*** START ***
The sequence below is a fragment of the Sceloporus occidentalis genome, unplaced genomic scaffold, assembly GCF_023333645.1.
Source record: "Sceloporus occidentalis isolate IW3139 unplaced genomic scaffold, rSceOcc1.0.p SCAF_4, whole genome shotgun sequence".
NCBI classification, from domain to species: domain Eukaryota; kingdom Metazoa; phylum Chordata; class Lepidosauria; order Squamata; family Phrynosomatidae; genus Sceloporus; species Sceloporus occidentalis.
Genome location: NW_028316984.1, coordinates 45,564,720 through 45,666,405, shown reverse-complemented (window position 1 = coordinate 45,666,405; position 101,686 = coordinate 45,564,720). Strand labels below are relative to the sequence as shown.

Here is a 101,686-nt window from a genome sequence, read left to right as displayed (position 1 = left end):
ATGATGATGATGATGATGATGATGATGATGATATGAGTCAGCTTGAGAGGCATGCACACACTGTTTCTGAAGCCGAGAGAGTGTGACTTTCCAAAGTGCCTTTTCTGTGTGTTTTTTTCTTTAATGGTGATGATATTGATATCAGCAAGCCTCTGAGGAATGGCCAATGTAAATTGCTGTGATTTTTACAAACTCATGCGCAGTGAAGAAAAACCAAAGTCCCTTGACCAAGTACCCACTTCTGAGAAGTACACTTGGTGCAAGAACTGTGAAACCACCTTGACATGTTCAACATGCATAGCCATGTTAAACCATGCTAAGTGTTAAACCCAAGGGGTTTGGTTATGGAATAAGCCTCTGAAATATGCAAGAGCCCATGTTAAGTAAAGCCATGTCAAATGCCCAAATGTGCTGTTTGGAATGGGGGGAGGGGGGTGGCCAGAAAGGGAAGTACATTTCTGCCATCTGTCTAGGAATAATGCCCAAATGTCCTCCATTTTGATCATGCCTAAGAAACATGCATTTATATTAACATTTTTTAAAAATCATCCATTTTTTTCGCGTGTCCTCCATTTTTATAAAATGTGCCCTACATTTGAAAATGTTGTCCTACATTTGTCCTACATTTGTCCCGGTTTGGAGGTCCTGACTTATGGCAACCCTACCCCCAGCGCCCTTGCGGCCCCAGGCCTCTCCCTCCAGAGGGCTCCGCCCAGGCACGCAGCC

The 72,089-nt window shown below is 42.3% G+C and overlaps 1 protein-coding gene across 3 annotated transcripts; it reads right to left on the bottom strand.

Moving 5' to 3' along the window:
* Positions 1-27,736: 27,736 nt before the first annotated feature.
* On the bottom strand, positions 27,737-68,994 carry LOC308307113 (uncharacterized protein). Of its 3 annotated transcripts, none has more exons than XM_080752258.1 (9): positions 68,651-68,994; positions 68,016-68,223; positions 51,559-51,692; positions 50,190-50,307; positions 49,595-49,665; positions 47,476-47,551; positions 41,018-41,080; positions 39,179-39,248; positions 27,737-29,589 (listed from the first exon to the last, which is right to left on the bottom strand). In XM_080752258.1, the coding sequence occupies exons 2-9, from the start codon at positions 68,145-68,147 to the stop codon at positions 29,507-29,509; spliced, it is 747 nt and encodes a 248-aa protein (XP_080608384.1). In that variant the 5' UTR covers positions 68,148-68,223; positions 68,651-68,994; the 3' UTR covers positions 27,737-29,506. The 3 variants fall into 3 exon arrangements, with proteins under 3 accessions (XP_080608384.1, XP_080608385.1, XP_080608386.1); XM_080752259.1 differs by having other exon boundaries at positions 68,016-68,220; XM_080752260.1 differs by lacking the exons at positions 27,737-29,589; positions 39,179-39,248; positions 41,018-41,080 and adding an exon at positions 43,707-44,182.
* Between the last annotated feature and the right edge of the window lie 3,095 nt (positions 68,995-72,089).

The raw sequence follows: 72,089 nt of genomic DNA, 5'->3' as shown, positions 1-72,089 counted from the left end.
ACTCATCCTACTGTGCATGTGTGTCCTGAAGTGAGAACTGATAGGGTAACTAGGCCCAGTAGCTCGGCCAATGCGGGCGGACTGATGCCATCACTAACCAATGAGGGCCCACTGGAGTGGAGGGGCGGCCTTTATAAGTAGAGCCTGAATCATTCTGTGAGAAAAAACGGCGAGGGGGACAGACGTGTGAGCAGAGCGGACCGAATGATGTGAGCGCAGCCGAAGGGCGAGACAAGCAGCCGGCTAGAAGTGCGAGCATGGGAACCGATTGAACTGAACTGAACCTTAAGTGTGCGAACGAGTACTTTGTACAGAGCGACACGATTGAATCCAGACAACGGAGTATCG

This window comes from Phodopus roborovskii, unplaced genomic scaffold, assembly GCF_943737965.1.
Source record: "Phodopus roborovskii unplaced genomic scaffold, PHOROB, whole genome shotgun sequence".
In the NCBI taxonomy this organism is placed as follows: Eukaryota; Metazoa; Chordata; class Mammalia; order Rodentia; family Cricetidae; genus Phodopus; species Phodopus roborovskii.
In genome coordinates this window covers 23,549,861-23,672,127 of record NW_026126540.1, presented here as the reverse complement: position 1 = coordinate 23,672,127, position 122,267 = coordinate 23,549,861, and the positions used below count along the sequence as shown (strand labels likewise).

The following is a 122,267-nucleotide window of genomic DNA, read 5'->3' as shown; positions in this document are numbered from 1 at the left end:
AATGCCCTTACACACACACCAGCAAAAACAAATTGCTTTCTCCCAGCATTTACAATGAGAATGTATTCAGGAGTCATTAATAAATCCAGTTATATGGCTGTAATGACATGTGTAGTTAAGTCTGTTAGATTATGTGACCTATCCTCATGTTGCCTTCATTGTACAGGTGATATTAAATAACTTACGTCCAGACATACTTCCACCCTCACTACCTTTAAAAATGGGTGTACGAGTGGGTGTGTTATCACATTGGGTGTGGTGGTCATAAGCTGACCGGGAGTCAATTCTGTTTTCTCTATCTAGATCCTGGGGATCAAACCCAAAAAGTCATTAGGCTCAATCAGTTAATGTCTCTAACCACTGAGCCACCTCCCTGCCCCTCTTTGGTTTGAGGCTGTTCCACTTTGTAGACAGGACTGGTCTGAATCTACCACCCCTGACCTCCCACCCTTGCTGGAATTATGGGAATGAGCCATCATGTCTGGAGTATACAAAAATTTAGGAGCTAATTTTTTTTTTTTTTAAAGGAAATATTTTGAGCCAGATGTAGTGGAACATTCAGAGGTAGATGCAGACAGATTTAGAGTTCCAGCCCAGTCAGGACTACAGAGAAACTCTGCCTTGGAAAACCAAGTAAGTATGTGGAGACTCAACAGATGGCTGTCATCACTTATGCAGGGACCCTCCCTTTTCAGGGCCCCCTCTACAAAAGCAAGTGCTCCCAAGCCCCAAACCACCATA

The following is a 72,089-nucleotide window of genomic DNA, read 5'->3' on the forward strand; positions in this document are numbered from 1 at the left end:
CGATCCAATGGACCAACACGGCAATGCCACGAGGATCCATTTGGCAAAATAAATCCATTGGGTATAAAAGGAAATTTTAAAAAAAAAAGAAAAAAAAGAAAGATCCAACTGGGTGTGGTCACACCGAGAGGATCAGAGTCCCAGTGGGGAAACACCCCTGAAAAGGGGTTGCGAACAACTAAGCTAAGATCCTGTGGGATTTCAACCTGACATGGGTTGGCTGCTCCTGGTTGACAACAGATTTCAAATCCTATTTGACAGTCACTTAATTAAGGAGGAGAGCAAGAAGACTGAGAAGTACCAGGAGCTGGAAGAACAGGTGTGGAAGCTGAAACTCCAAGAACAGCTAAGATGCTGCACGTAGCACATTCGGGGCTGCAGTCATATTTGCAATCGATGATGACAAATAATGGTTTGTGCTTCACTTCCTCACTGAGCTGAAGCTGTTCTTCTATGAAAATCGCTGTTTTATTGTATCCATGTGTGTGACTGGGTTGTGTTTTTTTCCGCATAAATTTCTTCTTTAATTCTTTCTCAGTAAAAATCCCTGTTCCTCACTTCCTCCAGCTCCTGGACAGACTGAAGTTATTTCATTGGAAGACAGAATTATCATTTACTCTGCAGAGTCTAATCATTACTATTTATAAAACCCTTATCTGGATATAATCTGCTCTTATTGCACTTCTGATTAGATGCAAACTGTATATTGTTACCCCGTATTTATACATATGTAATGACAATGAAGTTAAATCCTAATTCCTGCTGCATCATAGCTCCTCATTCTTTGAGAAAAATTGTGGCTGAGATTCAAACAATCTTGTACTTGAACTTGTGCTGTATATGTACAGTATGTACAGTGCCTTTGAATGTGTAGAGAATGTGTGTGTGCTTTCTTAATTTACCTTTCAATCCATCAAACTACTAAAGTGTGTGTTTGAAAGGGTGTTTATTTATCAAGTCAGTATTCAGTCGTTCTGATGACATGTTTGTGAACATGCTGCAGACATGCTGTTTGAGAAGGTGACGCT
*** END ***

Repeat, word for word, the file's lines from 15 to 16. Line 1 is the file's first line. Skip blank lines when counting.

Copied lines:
Source record: "Phodopus roborovskii unplaced genomic scaffold, PHOROB, whole genome shotgun sequence".
In the NCBI taxonomy this organism is placed as follows: Eukaryota; Metazoa; Chordata; class Mammalia; order Rodentia; family Cricetidae; genus Phodopus; species Phodopus roborovskii.